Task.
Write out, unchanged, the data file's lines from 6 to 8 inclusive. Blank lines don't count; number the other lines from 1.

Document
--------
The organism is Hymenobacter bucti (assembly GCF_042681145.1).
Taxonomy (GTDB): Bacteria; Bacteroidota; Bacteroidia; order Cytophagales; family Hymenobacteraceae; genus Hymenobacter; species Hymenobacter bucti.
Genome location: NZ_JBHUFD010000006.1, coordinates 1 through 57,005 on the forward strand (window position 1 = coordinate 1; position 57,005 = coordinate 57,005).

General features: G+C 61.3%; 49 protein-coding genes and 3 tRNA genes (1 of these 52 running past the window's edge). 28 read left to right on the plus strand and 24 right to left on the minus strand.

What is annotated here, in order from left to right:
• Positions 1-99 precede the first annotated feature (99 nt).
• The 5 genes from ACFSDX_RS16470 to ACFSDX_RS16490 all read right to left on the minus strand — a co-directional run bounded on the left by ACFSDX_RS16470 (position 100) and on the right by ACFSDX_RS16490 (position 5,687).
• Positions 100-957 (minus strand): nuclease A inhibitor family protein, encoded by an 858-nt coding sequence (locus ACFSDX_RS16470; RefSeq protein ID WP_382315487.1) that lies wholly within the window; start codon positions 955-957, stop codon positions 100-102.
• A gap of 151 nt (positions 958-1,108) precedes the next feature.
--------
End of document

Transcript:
• Positions 1-99 precede the first annotated feature (99 nt).
• The 5 genes from ACFSDX_RS16470 to ACFSDX_RS16490 all read right to left on the minus strand — a co-directional run bounded on the left by ACFSDX_RS16470 (position 100) and on the right by ACFSDX_RS16490 (position 5,687).
• Positions 100-957 (minus strand): nuclease A inhibitor family protein, encoded by an 858-nt coding sequence (locus ACFSDX_RS16470; RefSeq protein ID WP_382315487.1) that lies wholly within the window; start codon positions 955-957, stop codon positions 100-102.